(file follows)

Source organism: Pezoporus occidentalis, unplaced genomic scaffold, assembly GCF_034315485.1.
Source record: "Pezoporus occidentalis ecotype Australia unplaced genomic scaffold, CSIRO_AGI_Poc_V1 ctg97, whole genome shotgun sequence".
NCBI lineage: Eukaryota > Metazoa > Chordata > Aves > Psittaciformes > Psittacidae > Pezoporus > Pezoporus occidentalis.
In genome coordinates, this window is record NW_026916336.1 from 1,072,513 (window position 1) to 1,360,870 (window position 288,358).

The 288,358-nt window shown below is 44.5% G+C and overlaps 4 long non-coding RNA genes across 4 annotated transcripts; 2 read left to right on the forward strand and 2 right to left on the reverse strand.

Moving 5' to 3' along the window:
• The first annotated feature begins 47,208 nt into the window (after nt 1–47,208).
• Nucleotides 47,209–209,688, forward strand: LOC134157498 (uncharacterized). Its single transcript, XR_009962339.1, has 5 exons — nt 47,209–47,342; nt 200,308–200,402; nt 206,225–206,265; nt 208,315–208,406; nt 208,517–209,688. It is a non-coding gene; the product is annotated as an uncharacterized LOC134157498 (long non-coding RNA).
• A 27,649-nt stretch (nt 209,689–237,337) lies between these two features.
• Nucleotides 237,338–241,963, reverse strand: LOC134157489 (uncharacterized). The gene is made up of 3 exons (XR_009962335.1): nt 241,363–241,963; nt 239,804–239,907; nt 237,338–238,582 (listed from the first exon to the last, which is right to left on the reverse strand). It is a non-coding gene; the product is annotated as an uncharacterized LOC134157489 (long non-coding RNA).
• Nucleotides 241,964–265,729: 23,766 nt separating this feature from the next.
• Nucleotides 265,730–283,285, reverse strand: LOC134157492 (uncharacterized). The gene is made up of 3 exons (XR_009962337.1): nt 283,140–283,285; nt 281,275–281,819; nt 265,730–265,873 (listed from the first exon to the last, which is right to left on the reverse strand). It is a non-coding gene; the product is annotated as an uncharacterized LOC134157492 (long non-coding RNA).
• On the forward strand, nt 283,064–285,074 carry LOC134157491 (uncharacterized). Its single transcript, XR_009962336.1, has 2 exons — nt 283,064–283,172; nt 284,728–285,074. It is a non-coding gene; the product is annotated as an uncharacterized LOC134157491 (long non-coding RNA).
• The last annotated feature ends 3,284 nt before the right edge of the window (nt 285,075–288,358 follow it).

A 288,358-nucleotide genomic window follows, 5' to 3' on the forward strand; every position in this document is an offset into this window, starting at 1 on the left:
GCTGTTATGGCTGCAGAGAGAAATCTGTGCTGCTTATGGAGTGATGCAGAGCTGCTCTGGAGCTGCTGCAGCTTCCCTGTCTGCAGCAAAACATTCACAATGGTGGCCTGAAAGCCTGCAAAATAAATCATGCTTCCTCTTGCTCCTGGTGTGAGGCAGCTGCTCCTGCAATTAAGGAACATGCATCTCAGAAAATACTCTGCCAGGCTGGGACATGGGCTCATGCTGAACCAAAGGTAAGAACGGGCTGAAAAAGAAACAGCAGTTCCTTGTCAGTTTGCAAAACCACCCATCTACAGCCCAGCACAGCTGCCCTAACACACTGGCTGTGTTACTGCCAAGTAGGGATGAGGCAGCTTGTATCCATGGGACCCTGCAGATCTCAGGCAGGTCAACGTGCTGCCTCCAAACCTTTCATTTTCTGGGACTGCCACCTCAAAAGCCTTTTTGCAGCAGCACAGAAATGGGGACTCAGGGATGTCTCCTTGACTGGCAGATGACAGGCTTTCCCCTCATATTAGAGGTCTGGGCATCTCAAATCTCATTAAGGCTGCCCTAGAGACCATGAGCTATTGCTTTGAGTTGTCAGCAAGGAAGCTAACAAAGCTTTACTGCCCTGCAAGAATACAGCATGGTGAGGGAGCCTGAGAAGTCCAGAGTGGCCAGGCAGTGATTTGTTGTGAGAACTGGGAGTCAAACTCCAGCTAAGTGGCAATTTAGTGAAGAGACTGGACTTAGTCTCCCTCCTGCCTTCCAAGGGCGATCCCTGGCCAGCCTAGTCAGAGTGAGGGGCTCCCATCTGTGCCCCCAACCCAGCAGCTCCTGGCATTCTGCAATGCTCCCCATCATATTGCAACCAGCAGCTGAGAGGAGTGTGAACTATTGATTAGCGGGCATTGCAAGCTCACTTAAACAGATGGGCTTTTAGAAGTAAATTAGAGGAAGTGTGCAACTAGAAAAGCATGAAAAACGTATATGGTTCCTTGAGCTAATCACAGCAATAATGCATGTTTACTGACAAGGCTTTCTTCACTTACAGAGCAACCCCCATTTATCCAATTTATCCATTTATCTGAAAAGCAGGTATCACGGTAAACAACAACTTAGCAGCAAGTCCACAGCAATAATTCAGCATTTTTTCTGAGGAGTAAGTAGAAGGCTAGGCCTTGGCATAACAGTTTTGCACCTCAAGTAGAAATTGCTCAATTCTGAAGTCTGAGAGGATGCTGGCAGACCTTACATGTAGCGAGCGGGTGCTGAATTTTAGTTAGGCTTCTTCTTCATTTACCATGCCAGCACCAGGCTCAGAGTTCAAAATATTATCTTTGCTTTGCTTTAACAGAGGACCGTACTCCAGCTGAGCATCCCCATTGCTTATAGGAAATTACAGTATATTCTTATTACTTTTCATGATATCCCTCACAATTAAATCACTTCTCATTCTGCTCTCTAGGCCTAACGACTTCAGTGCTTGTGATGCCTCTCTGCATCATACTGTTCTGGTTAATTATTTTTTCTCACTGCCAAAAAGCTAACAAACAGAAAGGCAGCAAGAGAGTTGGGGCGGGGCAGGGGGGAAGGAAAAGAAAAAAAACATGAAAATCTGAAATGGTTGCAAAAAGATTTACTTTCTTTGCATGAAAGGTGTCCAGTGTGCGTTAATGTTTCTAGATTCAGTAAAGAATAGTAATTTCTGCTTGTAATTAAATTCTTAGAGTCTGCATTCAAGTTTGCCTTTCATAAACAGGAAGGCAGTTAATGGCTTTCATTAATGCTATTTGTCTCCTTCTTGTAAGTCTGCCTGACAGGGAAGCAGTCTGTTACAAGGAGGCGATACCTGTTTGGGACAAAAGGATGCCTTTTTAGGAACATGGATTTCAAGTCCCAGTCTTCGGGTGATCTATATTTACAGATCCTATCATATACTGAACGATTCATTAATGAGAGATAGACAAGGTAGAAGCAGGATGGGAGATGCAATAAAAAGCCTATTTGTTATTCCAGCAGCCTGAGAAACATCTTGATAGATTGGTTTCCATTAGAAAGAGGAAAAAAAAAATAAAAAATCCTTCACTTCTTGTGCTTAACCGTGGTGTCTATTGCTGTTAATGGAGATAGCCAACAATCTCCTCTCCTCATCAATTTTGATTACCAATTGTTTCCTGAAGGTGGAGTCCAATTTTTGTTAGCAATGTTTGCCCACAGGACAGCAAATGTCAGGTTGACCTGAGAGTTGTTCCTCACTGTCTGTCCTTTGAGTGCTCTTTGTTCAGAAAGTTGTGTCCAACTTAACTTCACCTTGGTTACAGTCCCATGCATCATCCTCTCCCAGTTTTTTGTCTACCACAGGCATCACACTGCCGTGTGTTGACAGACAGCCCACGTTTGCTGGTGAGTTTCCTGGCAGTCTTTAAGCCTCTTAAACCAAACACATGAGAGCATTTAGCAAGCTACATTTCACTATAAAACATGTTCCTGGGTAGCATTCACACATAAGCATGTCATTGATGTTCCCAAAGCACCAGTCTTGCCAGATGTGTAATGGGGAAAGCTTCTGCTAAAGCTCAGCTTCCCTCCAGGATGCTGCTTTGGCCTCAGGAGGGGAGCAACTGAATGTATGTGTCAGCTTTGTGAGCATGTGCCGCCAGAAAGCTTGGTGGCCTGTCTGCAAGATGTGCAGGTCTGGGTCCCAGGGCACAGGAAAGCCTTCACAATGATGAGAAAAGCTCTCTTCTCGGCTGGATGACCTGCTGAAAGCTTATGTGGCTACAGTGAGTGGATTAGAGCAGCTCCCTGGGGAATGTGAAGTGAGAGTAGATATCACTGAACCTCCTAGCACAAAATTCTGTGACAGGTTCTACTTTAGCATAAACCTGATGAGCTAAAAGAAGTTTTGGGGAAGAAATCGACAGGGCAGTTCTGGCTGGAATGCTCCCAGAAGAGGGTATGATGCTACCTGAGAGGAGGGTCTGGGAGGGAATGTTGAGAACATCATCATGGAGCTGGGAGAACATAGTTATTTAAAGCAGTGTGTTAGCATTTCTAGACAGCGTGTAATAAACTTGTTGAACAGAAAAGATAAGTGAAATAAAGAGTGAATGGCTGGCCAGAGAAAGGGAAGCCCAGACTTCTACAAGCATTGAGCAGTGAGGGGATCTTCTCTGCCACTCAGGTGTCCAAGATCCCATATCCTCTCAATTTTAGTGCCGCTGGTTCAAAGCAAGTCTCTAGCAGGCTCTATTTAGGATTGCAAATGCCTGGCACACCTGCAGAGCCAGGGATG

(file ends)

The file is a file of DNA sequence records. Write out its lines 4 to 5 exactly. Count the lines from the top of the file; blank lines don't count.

In genome coordinates, this window is record NW_026916336.1 from 1,072,513 (window position 1) to 1,360,870 (window position 288,358).

The 288,358-nt window shown below is 44.5% G+C and overlaps 4 long non-coding RNA genes across 4 annotated transcripts; 2 read left to right on the forward strand and 2 right to left on the reverse strand.